In a famous but probably apocryphal story about the David, Michelangelo said that he took his block of marble and carved away everything that wasn’t the sculpture. Simplicity itself: if you’re Michelangelo.
I think about my story-writing in sculptural terms. I have a shape of a story in mind, with textures, perhaps also a bit of colour (though usually in terms of overall tone or quality of light: this is a story of just before sunrise, this one of afternoon, this one a quiet evening, and so on). I try to take away everything that isn’t that shape, doesn’t belong to the story, bumps out somehow or is the wrong texture.
But of course, the great difference between writing and sculpture is that in writing one doesn’t start with a block of marble: one makes it.
In that sense, it’s not so much Michelangelo’s sculptural practices I imitate but Henry Moore’s. In the Art Gallery of Ontario is a large collection of his plasters, the shapes he built before casting the sculpture in bronze. (He gave them to the city of Toronto because he liked it; he was commissioned to make a sculpture to go in the ‘eye’ of City Hall.) In an interview that’s in the exhibit somehow, either a film or a printed statement (I can’t recall; it’s been some years since I went), Moore said that for him the plaster casts were more personal, more his art, because it was what his hands had touched, shaped, made.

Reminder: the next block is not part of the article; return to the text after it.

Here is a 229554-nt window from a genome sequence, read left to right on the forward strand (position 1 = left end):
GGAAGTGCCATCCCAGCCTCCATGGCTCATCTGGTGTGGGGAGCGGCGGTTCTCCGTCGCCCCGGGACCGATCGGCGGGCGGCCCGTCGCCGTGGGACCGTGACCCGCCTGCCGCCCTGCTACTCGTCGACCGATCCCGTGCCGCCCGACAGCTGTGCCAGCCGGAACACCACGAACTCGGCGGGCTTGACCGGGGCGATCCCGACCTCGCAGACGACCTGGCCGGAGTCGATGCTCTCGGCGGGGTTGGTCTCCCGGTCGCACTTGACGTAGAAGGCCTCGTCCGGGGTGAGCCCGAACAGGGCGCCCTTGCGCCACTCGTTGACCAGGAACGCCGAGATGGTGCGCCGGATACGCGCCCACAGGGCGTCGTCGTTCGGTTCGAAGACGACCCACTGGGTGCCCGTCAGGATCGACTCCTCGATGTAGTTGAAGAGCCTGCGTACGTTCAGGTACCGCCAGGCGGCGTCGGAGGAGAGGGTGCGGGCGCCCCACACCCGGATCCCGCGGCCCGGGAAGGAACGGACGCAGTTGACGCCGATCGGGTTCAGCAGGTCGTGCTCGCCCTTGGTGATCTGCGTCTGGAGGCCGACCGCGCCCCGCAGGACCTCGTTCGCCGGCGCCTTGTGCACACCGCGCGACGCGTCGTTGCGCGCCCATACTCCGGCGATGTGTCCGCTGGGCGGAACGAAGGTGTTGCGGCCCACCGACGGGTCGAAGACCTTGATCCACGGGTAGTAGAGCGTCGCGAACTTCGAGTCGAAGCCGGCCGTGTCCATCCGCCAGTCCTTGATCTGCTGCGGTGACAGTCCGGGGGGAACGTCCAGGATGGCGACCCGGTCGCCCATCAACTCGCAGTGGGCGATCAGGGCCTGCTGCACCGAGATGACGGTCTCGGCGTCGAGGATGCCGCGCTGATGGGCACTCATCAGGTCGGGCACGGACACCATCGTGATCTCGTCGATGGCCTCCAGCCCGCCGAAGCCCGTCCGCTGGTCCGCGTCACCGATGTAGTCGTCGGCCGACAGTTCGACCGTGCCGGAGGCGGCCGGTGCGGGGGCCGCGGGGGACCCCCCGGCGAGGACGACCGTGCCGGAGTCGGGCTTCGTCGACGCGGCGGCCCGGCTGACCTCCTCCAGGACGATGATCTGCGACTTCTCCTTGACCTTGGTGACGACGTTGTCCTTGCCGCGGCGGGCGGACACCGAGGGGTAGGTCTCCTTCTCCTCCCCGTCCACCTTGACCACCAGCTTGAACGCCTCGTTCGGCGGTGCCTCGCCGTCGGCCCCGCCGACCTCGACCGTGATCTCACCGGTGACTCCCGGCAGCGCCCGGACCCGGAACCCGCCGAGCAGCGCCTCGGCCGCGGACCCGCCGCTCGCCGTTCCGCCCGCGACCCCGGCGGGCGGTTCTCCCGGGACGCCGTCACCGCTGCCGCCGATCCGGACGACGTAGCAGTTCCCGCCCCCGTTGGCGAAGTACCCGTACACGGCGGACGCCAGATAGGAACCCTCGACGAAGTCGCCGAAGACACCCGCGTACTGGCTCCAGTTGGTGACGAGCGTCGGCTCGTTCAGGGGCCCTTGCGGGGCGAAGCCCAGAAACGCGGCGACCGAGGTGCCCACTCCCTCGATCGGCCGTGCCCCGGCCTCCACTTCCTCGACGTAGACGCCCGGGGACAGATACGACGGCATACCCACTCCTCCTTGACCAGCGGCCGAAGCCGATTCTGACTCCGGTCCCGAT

Because he is using plaster, he both carves down and builds up, taking away everything that isn’t the shape, adding if he’s taken away too much, creating volumes, tracing lines around spaces that didn’t exist except in his mind’s eye. This is like writing, for me: first you make your medium, and then you carve it away, and sometimes you need to add more, and all the time there’s thi shape that is somehow crying out to be made.
(So I assume; I’m not much of a sculptor, though I think I’d like to learn more of it.)
This is where I am with my current story, making marble. I’m nearly done the first full draft of it, and then starts the work of editing, as it’s called. For me it’s not editing until the whole shape is set, until I’m at the stage of carving small details, even polishing. I’m still at the big-picture stage, the framework stage, and have only made a rough outline of the eventual story. Most of the main pieces are in place, but few of the details.
I love editing. I love holding the shape in my mind and working towards it, patiently, carefully, sometimes with dramatic cuts (whole chapters, whole sections, entire back histories of some character or place), sometimes with tiny changes (a word, a punctuation mark). Making the marble is less fun. But it’s a necessary part of the labour, useful work, not useless toil, joyous in its own kind.